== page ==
During the past decade in forest mapping and monitoring applications, the possibility of acquiring spatially accurate, 3D remote-sensing information by means of airborne laser scanning (ALS) has been a major opportunity (Holopainen et al. 2014). An ALS-based forest inventory method in which low density (~0.5 pulses per m2) ALS data are used to generalize field-measured stand characteristics over an entire inventory area has replaced SWFI. Compared to SWFI, the ALS-based inventory method, also known as area-based approach (ABA), has provided a comparable or even more precise estimation of stand characteristics as well as cost savings (Suvanto et al. 2005; Haara and Korhonen; Uuttera et al. 2006; Järnstedt et al. 2012; Holopainen et al. 2010). Although the total timber volume is obtained with relatively high accuracy, information about size-distribution, timber assortments or the number of trees has reliability no better than SWFI (Næsset et al. 2004; Holopainen et al. 2010). Currently, pre-harvest information is obtained from ABA, but reliability of the information is inspected in the field and additional measurements are carried out if required (Suomen metsäkeskus 2014).

To achieve further cost-saving, ABA should be linked with the planning systems of the wood supply chain. If accuracy of the ABA is not satisfactory, additional pre-harvest information should be collected by cost-efficient means in the field. The possible alternatives include, for example the EMO method (Uusitalo and Kivinen 2000) as well as the smartphone-based app and inventory method, Trestima (Rouvinen 2014), which are based on subjective cruising along the stand combined with sample measurements or sample photos, respectively.

The timber assortment information can be calculated from species-specific dbh distributions. In the PMP system dbh distributions were obtained by measuring the dbh of every tree and tree heights were predicted using a stand-specific height curve fitted for the sample trees with measured dbh and height. In ABA, Trestima and EMO inventories, stand characteristics, such as species-specific number of stems (N, ha–1), basal-area (G, m2ha–1), basal-area weighted mean dbh (DG, cm), Lorey’s height (HG, m) and stem volume (m3ha–1) are obtained.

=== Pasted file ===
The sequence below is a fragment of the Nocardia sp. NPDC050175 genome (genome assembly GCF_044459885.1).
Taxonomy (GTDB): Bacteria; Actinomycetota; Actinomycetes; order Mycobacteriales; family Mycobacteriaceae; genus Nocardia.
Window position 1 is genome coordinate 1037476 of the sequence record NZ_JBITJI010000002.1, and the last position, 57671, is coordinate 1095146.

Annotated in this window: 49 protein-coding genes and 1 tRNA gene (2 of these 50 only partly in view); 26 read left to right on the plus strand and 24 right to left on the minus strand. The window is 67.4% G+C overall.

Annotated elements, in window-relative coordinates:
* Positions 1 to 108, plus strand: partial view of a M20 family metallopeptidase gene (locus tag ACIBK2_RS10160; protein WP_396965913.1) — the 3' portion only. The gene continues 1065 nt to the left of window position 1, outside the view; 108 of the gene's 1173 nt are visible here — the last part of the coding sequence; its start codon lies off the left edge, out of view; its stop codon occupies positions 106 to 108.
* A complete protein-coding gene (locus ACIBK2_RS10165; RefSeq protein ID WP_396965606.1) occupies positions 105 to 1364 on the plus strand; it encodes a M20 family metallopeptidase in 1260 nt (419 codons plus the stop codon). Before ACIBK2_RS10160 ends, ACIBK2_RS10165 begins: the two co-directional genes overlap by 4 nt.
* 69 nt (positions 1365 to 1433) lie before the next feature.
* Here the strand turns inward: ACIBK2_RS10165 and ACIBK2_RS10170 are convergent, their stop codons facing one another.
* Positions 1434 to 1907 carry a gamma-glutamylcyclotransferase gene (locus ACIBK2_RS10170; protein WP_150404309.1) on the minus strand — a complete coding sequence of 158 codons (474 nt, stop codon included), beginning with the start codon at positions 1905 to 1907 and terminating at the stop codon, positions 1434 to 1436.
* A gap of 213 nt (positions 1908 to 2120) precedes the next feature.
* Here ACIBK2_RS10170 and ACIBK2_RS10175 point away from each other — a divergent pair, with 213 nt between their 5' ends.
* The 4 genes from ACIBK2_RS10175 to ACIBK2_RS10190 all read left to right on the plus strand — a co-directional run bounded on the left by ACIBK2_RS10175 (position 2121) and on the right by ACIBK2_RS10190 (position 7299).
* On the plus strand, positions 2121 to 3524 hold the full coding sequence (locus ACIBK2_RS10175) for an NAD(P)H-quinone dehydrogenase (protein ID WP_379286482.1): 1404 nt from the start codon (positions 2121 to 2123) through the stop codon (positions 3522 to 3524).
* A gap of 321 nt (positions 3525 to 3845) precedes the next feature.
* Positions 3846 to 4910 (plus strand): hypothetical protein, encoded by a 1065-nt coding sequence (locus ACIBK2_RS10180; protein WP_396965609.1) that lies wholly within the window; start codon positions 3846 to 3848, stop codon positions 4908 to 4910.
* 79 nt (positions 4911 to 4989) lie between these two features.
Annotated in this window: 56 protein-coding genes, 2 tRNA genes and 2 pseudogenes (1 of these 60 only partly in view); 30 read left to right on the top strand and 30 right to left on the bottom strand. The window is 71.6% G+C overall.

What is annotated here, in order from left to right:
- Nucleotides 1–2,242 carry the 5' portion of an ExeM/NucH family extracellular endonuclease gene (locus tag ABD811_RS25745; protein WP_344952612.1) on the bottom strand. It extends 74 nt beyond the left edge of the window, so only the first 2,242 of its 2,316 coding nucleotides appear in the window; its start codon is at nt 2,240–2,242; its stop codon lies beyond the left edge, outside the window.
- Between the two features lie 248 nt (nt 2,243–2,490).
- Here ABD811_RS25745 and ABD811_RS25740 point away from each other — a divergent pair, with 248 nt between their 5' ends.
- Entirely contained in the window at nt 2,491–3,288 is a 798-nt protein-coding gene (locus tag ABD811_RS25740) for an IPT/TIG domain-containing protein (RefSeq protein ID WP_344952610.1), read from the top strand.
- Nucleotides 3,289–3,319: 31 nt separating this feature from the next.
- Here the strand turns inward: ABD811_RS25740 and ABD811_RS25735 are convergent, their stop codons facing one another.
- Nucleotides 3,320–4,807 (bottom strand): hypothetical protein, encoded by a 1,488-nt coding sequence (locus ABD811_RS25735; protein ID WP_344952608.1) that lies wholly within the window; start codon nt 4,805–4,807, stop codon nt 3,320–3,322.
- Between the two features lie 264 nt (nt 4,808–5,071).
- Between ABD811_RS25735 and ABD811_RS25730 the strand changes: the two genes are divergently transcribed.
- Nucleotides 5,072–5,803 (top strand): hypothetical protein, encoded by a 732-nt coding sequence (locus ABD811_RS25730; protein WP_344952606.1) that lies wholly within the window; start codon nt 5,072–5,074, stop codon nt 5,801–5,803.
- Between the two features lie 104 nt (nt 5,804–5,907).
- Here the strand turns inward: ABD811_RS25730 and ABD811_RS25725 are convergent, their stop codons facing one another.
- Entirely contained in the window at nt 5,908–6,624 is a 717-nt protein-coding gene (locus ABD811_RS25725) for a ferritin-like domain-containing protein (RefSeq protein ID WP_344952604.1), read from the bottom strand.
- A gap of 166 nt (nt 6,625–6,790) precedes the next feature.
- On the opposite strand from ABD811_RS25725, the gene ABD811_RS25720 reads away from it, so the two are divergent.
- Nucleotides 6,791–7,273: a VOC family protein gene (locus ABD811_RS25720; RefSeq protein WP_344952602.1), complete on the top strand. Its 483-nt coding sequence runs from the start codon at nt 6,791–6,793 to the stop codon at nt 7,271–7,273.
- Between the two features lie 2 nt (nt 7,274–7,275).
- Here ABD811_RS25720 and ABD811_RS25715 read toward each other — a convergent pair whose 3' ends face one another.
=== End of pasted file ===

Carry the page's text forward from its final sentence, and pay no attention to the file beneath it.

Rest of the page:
Stand-level information is converted into tree-level information through size distribution modelling, which means selecting the distribution function and the distribution modelling approach (Cao 2004; Siipilehto 2011). Diameter distributions are presented as either unweighted with respect to tree frequency (i.e., dbh-frequency distribution) or weighted with respect to tree basal area (i.e., basal area-dbh distribution) (Gove and Patil 1998). Weighting affects the shape of the distribution (Gove and Patil 1998; Siipilehto 1999) and it has been commonly used in Finland for beta, Weibull or Johnson’s SB distribution (Päivinen 1980; Kilkki et al. 1989; Maltamo et al. 1995; Siipilehto 1999). In the parameter recovery method, the input mean (e.g. DG) and sum characteristics (G and N) are compatible with those of the solved distribution. Thus, when basal area and number of stems are compatible, the used mean dbh (e.g. arithmetic vs. basal area-weighted mean) or weighting of dbh distribution has only marginal meaning (Siipilehto and Mehtätalo 2013). Finally, tree height is predicted for the known dbh sampled from the predicted distribution. One option is a bivariate dbh-height distribution (Schreuder and Hafley 1977; Siipilehto 2000; Wang and Rennols 2007) but typically height is predicted using a commonly known height curve (see Mehtätalo et al. 2015 for e.g. Chapman-Richards, Curtis, Korf, Näslund, Prodan, Schumacher curve). The predicted height curve is used for the expected tree height, or tree height is randomized utilizing the standard deviation of the residual error (Mehtätalo 2005; Siipilehto 2000; Siipilehto and Kangas 2015). The reliability of the predicted stand characteristics followed by size distributions determines the quality of the pre-harvest information (Holopainen et al. 2010).